Walter Percy Chrysler honed his native mechanical skills on the great Midwestern railroads, then learned about cars by tinkering with a $5000 Locomobile he bought in 1908. Within a few years he became plant manager at Buick under Charles W. Nash, then took over for him as Buick president. But Chrysler didn't get along with GM's Billy Durant, so he left to run his own car company (as did Nash).
After being hired to straighten out faltering Maxwell/Chalmers, Chrysler acquired control of the company by 1924, the year he introduced a new car under his own name. Thus was born the last of America's "Big Three" automakers (though it wasn't formally incorporated until 1925).
That first Chrysler was the foundation of the company's early success. It was designed with instrumental assistance from three superb engineers: Fred Zeder, Carl Breer, and Owen Skelton, the "Three Musketeers" who would dominate the design of Chrysler Corporation products throughout the '30s.
Power came from a high-compression 202-cubic-inch L-head six with seven main bearings and 68 brake horsepower -- 0.3 bhp per cubic inch, outstanding for the day. Also featured were four-wheel hydraulic brakes (well ahead of most rivals), full-pressure lubrication, attractive styling, and competitive prices around $1500. It couldn't miss, and it didn't. By 1927, production was up from 32,000 to some 182,000.
Sixes remained Chrysler's mainstay through 1930, when the make offered four different engines ranging from 195.6 to 309.3 cid. The smallest was the four-main-bearing job in the cheap CJ-Series; the others were derived from the original 1924 design. That year's lineup comprised no fewer than 38 models priced from $795 for the least-costly CJ to $3000-plus for the imposing Imperial.
The Chrysler line then moved rapidly upmarket in price, prestige, and power. The reason was the company's 1928 expansion via the acquisition of Dodge and introduction of DeSoto and Plymouth. Given his GM experience, it's no surprise that Walter Chrysler wanted a similar make "ladder" running from low-priced Plymouths to premium Chryslers to keep customers in his corporate camp. At first, DeSoto, not Dodge, was the step up from Plymouth; their price positions wouldn't be reversed until the mid-'30s.
Imperial had arrived in 1926 to answer Cadillac, though this would always be more of a prestige leader than high money-earner. Also unlike GM's luxury make, Imperials built through 1954 weren't the products of a separate division, just the finest Chryslers, though they usually rivaled Cadillac in most every way. A notable exception is that Imperial didn't try to match Cadillac's costly V-12 and V-16 engines of the '30s -- wise, considering how poorly those sold in the devastated Depression market.
Imperial reached a pinnacle in 1931, when Chrysler introduced its first eights. The largest was naturally reserved for Imperial: a smooth, low-revving 385-cid L-head with nine main bearings and 125 bhp. Despite weighing nearly 5000 pounds, these majestic cars could reach 96 mph and do 0-60 mph in 20 seconds. Styling (heavily influenced by the Cord L-29), was distinctive: long and low, with gracefully curved fenders and a rakish grille.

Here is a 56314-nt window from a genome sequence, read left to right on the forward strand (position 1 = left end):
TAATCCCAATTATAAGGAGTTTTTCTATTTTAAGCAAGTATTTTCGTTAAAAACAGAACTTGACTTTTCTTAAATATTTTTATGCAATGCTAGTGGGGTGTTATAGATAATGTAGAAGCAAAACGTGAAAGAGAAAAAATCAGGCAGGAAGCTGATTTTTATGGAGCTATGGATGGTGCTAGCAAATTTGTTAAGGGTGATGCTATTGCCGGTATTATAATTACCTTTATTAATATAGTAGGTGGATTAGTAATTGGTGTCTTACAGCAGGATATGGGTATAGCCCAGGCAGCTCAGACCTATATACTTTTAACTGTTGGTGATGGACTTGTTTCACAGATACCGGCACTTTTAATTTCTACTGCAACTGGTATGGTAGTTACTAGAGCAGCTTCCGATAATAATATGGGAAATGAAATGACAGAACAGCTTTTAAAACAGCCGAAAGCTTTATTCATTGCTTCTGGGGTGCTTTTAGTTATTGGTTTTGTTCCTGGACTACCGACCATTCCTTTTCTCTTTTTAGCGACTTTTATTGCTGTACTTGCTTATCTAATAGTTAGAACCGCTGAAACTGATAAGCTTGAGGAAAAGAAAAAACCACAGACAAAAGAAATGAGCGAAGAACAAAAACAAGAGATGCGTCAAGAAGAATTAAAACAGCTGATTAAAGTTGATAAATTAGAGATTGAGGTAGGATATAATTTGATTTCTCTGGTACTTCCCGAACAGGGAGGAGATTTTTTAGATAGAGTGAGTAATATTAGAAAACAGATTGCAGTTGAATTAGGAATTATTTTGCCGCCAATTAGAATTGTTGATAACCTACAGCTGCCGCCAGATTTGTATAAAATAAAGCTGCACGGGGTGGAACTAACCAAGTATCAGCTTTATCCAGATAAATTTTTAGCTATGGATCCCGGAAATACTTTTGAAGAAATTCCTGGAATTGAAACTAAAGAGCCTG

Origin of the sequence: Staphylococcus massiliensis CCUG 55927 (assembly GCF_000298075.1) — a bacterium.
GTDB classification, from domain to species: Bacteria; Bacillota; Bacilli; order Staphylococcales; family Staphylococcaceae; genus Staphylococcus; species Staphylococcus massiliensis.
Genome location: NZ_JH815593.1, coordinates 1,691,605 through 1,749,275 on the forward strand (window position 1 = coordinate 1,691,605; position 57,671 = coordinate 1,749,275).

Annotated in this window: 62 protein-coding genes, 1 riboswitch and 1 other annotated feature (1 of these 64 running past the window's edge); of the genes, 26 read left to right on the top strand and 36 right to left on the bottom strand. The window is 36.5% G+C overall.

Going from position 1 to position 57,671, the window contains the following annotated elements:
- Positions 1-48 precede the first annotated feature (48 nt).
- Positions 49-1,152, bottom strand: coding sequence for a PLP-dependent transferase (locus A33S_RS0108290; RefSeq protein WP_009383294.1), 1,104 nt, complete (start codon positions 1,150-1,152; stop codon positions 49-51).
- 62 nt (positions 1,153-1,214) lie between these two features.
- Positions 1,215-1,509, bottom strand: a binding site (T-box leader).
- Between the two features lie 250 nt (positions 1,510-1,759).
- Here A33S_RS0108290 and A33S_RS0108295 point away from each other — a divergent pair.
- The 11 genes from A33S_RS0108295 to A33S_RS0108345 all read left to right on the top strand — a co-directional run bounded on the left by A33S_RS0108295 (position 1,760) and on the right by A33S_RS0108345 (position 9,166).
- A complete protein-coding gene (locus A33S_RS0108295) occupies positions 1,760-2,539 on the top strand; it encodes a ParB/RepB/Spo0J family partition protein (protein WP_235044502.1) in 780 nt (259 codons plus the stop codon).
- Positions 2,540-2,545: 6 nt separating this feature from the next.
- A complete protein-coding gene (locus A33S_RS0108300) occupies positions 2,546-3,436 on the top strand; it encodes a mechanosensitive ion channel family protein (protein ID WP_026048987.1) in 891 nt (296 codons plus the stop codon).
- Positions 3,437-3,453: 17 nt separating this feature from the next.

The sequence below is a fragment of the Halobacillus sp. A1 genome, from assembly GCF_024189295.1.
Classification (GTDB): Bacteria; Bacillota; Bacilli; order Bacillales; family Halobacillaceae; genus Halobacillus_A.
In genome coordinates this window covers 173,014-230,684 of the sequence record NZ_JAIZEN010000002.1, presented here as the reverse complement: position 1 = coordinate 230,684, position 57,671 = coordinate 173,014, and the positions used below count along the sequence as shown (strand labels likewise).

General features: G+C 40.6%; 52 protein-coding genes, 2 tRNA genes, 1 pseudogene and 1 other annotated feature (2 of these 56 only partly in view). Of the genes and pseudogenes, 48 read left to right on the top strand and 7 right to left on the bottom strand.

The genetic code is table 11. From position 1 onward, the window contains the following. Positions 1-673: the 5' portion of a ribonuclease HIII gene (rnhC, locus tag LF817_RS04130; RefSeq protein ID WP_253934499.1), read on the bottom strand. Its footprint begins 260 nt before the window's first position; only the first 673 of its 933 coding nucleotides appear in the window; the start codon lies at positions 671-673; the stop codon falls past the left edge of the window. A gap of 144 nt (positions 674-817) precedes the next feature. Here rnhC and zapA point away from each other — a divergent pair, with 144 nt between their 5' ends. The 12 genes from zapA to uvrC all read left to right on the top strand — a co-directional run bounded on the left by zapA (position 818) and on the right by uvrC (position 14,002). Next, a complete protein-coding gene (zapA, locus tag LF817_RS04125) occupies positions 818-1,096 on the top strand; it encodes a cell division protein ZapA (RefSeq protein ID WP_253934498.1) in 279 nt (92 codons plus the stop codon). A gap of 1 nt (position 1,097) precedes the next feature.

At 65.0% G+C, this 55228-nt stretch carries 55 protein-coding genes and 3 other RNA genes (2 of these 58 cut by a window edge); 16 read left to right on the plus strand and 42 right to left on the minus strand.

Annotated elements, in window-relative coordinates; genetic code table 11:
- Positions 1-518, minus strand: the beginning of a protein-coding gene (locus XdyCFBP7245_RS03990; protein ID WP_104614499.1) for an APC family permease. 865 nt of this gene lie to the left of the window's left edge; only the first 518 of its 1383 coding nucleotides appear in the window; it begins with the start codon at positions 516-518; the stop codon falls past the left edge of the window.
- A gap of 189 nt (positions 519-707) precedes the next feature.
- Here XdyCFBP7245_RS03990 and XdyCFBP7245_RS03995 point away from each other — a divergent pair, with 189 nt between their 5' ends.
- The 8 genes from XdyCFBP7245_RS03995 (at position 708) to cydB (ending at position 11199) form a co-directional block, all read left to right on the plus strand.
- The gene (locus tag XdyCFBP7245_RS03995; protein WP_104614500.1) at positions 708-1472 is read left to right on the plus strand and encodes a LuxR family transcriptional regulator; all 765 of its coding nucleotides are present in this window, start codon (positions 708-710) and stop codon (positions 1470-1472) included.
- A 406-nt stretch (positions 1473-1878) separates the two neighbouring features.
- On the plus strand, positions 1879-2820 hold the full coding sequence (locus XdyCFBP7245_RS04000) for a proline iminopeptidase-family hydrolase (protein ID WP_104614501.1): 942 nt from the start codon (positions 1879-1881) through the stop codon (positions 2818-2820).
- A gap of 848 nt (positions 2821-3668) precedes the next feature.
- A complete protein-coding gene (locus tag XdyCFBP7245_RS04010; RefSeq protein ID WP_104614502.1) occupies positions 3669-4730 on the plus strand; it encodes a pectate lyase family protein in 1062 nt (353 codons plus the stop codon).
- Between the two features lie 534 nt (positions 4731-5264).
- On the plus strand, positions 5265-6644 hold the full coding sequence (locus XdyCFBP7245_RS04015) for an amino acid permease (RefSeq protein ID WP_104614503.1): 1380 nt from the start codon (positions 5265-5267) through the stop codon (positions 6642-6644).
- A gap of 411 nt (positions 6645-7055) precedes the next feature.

Hard times made sales scarce, but these Imperials provided glorious motoring at relatively modest prices. They remain among the most beautiful Chryslers ever built -- particularly the custom-bodied examples from the likes of Locke, Derham, Murphy, Waterhouse, and especially LeBaron. Though most coachbuilders perished in the Depression, Chrysler hired Ray Dietrich, one of the partners in LeBaron, to head its styling department (such as it was) in the late '30s.
Chrysler also offered an eight-cylinder 1931 CD-Series priced about half as much as Imperials, with engines of 240.3 cid and 82 bhp or 260.8 cid and 90 bhp. There was also a DeLuxe Eight with 95 bhp from 282.1 cid. But sixes still anchored the line, as they would through 1954. In the '30s these became progressively larger and more potent, reaching 241.5 cid and 93 bhp by 1934.
Meantime, Chrysler cemented its reputation for advanced engineering with the 1931 debut of "Floating Power" rubber engine mounts. They were standard on all models, as were automatic spark control, free-wheeling, and rustproofed bodies. Welded steel bodies were an innovation from the previous year. To prove their strength, Chrysler persuaded a five-ton elephant to climb atop a sedan at Coney Island in one of the firm's many famous period publicity stunts. Fortunately, the body held.
Chrysler also offered an optional four-speed manual transmission, basically a three-speed unit with an extra-low first gear. But hardly anyone used "emergency low," so this was dropped after 1933. Interiors were lavish during these years, especially on Imperials and Chrysler Eights, which came with full instrumentation in a polished walnut panel.